Seven Seas wants arbitration in Sh4.9bn health project dispute
Seven Seas wants arbitration in Sh4.9bn health project dispute Seven Seas Technologies Limited now wants Attorney-General Paul Kihara to appoint an impartial arbiter to unlock the dispute over its cancelled contract for the roll-out of the Health Care Information Technology (HCIT) system under the Managed Equipment Service (MES) project.
Seven Seas Technologies CEO Michael Macharia on November 18, 2019 when he appeared before the ad-hoc parliamentary committee investigating managed equipment services. Seven Seas now wants Attorney-General Paul Kihara to appoint an impartial arbiter to unlock the dispute over its cancelled contract for the roll-out of UHC. PHOTO | DIANA NGILA | NATION MEDIA GROUP
The Sh4.9 billion HCIT contract had been awarded to Seven Seas Technologies Limited, a local company, on October 2, 2017, before it was cancelled by the Ministry of Health last year after a dispute arose in the contract document.
KEY UHC PILLAR
The HCIT project, Kenya’s largest ICT project of national interest given to a local firm, is a key pillar to the delivery of Universal Health Coverage (UHC) goals that will ensure equitable access to healthcare services for all Kenyans. It entails the use of ICT to deploy a hospital information system and supporting the ICT infrastructure to benefit public hospitals nationwide towards accelerating the achievement of the e-Health Strategy — a national healthcare IT blueprint. The project was to have a significant impact towards health delivery similar to the Huduma Namba initiative.
It contains substantial outcomes like the containment of healthcare costs — guaranteeing less financial hardships that in most cases have sunk poor Kenyans into excessive healthcare-driven debts. However, on November 18, 2019, Health Principal Secretary Susan Mochache announced its cancellation, throwing the HCIT roll-out in limbo.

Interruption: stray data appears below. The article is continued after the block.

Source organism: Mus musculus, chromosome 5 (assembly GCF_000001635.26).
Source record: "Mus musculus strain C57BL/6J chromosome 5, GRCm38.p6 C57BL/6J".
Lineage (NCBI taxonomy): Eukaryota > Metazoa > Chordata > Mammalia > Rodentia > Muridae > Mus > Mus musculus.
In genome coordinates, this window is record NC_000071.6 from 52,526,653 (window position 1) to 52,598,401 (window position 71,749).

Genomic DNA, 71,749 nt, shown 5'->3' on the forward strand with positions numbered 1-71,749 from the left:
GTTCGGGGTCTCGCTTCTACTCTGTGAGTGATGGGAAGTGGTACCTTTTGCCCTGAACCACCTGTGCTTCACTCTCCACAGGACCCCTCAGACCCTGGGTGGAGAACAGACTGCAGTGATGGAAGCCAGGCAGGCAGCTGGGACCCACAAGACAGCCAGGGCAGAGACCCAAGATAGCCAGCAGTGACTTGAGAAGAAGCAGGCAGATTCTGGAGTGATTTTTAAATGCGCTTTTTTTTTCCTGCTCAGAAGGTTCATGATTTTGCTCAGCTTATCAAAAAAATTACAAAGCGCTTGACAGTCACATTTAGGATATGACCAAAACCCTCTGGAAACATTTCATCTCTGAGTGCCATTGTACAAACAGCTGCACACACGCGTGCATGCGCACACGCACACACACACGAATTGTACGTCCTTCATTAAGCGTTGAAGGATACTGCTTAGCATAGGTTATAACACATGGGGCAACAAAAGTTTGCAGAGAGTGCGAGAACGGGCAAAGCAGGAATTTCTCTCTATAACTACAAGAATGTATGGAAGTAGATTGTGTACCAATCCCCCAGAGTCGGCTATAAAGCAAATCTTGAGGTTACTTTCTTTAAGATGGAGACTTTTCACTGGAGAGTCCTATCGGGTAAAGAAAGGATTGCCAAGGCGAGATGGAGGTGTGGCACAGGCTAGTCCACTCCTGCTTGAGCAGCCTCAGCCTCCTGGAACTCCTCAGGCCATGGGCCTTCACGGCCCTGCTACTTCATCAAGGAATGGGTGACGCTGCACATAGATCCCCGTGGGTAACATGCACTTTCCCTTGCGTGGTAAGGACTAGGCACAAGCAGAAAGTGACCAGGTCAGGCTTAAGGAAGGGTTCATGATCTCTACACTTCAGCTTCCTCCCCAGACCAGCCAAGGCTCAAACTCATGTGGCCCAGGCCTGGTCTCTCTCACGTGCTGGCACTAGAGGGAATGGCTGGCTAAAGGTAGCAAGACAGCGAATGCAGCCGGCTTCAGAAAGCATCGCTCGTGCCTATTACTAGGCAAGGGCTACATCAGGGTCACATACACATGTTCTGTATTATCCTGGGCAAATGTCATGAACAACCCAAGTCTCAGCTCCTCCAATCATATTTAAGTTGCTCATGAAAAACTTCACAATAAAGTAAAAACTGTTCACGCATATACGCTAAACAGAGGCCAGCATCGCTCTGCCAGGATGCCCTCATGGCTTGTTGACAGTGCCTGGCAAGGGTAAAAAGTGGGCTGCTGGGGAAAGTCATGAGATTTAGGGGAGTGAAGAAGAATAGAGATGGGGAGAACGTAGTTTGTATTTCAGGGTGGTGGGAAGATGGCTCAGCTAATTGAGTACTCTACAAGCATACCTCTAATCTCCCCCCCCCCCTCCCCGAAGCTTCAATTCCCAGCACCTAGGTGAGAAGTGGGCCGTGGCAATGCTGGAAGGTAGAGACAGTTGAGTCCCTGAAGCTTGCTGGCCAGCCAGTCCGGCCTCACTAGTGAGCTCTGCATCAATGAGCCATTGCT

Unless the dispute is settled, it will either ground or delay and make the implementation of UHC, one of President Uhuru Kenyatta’s pet projects under the Big Four Agenda, more expensive to Kenyans. The other projects are manufacturing, infrastructure, food and security.
Ms Mochache notes in the termination letter to Seven Seas Technologies Limited chief executive Michael Macharia that the contract contains several clauses which “impose obligations that do not conform to the tender documents.”
The bone of contention was a requirement in the tender documents that the government, through the National Treasury, provides Seven Seas with an original Government of Kenya support letter.
The support letter was to act as collateral — to allow Seven Seas to engage with financial institutions for the funding of the project. Mr Macharia has, nonetheless, disputed the explanation advanced by Ms Mochache on account that the requirement of the GoK support letter was indeed an integral part of the tender documents.
He wonders why the government would go on to provide the support letter to all the other five foreign MES vendors and leave out Seven Seas. Whether it is a contradiction to President Kenyatta’s ‘Buy Kenya-Build Kenya’ initiative, meant to promote local companies, is for the Ministry of Health to explain.